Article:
• Feeling safe in our bodies
  • Feeling safe emotionally
  • Feeling safe in our environment

This work includes learning new coping skills and learning how to manage overwhelming emotions. This stage practices living in the here-and-now. Survivors are learning to remember trauma as opposed to reliving it. This involves developing a safe living situation, a safe and stable job, and a support system. Creating safety is the foundation for future stages of trauma work.

Overcoming Traumatic Memories

There is grief related to experiencing and overcoming trauma. In this stage, we process trauma by putting words to experiences and emotions. It is not necessary or required to discuss details of traumatic events, however, memory processing can help eliminate triggers we continue to experience related to specific memories. Also in this stage, mind-body therapies are the most effective because trauma lives in our bodies as well as in our minds. When we make space and time to grieve our experience we can move past it to live more fully in the present.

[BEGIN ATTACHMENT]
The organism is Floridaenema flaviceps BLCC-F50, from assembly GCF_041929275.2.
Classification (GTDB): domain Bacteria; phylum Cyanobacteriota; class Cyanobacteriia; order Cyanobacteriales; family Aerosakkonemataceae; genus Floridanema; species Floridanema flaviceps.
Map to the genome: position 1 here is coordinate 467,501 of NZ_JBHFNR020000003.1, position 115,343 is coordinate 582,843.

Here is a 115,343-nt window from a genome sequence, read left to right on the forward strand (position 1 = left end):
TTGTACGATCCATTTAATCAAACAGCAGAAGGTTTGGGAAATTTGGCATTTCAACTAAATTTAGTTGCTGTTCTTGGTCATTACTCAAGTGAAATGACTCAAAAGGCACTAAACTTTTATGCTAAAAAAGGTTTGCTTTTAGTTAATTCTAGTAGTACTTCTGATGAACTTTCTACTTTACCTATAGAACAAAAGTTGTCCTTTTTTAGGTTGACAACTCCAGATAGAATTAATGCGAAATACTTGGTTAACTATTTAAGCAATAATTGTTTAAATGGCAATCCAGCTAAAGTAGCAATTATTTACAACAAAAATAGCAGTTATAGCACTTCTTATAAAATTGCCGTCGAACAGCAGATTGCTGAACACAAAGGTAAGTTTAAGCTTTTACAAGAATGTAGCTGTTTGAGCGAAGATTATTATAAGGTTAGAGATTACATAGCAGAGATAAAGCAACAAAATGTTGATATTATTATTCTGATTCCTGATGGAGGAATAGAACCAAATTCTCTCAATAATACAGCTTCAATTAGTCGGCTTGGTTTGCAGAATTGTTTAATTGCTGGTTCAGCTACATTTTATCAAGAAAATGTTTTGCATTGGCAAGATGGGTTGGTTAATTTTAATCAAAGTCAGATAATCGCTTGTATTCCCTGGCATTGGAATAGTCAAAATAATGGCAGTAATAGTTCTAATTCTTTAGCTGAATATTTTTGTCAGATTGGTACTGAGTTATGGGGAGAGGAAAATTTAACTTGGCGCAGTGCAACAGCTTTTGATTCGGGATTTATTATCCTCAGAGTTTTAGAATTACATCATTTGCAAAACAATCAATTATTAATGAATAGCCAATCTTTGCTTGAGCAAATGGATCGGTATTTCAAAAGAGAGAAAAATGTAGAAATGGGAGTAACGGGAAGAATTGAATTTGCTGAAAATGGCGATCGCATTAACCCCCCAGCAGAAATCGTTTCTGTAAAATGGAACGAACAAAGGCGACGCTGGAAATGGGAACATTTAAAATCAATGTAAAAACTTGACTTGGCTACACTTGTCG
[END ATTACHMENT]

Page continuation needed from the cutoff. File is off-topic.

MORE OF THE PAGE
Integration and Living in the Present

Over time, we begin to develop shame resilience and create meaningful lives. At this stage, survivors start to reconnect with the present moment and make choices about how to engage in their lives. Survivors challenge themselves in healthy ways to increase resiliency and create meaning in their experience. This is an opportunity to reconnect with people, activities, and other parts of life. As survivors start to live life in their healthy and present selves trauma feels further away.  Survivors develop an understanding that trauma has been part of their experience but is not who they are.